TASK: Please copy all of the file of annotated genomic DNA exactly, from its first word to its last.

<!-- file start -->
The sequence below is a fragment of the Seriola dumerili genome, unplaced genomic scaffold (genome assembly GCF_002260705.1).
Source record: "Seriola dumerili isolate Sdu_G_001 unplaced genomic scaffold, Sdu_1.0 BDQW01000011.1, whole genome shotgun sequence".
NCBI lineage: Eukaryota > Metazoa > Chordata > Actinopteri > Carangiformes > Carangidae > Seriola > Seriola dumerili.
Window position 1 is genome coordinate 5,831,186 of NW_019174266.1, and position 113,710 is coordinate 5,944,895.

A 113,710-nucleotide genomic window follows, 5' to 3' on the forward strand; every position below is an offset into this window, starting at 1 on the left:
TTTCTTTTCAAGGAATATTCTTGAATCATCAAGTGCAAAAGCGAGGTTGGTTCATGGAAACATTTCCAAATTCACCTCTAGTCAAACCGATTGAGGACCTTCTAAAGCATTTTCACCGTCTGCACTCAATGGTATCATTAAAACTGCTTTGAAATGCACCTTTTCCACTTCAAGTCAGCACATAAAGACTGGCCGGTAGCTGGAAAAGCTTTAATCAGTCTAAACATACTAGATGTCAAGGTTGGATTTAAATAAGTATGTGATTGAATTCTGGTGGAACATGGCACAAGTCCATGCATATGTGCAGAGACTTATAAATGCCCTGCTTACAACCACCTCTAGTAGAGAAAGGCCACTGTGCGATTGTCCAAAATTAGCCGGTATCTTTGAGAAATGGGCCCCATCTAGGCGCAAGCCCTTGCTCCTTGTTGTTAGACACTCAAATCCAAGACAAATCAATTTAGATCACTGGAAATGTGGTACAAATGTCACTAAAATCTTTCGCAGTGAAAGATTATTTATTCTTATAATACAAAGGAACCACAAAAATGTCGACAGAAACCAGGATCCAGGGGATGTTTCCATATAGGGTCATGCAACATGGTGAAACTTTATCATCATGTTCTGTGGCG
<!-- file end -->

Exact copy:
The sequence below is a fragment of the Seriola dumerili genome, unplaced genomic scaffold (genome assembly GCF_002260705.1).
Source record: "Seriola dumerili isolate Sdu_G_001 unplaced genomic scaffold, Sdu_1.0 BDQW01000011.1, whole genome shotgun sequence".
NCBI lineage: Eukaryota > Metazoa > Chordata > Actinopteri > Carangiformes > Carangidae > Seriola > Seriola dumerili.
Window position 1 is genome coordinate 5,831,186 of NW_019174266.1, and position 113,710 is coordinate 5,944,895.

A 113,710-nucleotide genomic window follows, 5' to 3' on the forward strand; every position below is an offset into this window, starting at 1 on the left:
TTTCTTTTCAAGGAATATTCTTGAATCATCAAGTGCAAAAGCGAGGTTGGTTCATGGAAACATTTCCAAATTCACCTCTAGTCAAACCGATTGAGGACCTTCTAAAGCATTTTCACCGTCTGCACTCAATGGTATCATTAAAACTGCTTTGAAATGCACCTTTTCCACTTCAAGTCAGCACATAAAGACTGGCCGGTAGCTGGAAAAGCTTTAATCAGTCTAAACATACTAGATGTCAAGGTTGGATTTAAATAAGTATGTGATTGAATTCTGGTGGAACATGGCACAAGTCCATGCATATGTGCAGAGACTTATAAATGCCCTGCTTACAACCACCTCTAGTAGAGAAAGGCCACTGTGCGATTGTCCAAAATTAGCCGGTATCTTTGAGAAATGGGCCCCATCTAGGCGCAAGCCCTTGCTCCTTGTTGTTAGACACTCAAATCCAAGACAAATCAATTTAGATCACTGGAAATGTGGTACAAATGTCACTAAAATCTTTCGCAGTGAAAGATTATTTATTCTTATAATACAAAGGAACCACAAAAATGTCGACAGAAACCAGGATCCAGGGGATGTTTCCATATAGGGTCATGCAACATGGTGAAACTTTATCATCATGTTCTGTGGCG